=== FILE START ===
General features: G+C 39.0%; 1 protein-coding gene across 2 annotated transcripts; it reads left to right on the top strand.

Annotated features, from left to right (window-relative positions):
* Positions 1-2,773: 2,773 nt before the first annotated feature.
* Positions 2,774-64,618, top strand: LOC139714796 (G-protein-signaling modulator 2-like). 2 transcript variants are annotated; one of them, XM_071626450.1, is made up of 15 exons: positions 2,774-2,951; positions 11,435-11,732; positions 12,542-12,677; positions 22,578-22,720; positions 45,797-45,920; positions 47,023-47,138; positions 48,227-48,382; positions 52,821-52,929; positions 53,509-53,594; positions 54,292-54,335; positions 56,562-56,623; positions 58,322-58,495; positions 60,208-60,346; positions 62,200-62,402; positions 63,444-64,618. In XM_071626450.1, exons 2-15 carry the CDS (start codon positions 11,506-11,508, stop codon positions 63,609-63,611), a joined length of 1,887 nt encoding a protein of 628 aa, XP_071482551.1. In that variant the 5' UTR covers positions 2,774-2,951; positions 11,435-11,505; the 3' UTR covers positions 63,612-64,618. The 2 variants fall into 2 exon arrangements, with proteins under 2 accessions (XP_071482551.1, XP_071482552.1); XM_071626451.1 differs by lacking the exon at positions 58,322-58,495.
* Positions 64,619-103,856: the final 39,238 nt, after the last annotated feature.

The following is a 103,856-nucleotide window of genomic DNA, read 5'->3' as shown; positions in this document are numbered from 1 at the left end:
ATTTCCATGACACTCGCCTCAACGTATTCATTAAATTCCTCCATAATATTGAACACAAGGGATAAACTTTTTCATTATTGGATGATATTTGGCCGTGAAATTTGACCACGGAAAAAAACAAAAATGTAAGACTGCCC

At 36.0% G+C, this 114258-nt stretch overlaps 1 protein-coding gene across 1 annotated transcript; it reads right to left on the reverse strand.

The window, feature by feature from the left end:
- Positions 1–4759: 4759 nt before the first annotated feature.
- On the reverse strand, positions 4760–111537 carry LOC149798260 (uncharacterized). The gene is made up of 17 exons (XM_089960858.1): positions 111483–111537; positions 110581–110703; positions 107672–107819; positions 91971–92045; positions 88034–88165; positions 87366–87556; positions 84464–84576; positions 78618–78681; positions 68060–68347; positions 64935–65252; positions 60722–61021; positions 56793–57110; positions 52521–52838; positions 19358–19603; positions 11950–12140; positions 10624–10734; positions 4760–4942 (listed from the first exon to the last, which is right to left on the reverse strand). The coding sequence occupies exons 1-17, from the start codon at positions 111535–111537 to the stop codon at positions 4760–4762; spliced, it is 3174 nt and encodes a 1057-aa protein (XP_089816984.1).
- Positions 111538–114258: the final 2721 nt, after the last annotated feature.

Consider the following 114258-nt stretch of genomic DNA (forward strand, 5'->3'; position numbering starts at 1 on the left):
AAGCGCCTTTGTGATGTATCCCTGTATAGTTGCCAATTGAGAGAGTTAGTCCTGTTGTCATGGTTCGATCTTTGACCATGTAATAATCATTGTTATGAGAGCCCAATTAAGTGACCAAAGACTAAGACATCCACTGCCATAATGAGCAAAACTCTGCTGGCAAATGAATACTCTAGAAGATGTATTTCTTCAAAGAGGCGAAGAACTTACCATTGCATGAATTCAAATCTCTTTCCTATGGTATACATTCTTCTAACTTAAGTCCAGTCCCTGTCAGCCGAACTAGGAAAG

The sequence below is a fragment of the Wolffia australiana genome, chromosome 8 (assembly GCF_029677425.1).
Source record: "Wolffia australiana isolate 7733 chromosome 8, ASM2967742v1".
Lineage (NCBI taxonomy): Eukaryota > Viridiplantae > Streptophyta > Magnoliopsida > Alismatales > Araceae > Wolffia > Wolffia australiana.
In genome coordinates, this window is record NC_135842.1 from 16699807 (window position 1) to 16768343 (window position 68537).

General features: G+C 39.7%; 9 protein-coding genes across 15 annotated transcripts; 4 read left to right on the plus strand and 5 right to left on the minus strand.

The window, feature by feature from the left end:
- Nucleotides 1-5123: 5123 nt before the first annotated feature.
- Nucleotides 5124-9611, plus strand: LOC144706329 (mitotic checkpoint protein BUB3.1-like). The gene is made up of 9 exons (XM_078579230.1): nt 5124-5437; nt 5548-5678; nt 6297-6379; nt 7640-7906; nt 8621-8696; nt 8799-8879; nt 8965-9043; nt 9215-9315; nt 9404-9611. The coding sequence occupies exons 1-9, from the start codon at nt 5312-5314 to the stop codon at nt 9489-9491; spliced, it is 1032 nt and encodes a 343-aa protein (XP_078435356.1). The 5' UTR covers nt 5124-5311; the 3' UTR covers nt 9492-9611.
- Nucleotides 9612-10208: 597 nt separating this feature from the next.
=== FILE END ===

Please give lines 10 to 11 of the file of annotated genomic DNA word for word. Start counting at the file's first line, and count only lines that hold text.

- Positions 1–4759: 4759 nt before the first annotated feature.
- On the reverse strand, positions 4760–111537 carry LOC149798260 (uncharacterized). The gene is made up of 17 exons (XM_089960858.1): positions 111483–111537; positions 110581–110703; positions 107672–107819; positions 91971–92045; positions 88034–88165; positions 87366–87556; positions 84464–84576; positions 78618–78681; positions 68060–68347; positions 64935–65252; positions 60722–61021; positions 56793–57110; positions 52521–52838; positions 19358–19603; positions 11950–12140; positions 10624–10734; positions 4760–4942 (listed from the first exon to the last, which is right to left on the reverse strand). The coding sequence occupies exons 1-17, from the start codon at positions 111535–111537 to the stop codon at positions 4760–4762; spliced, it is 3174 nt and encodes a 1057-aa protein (XP_089816984.1).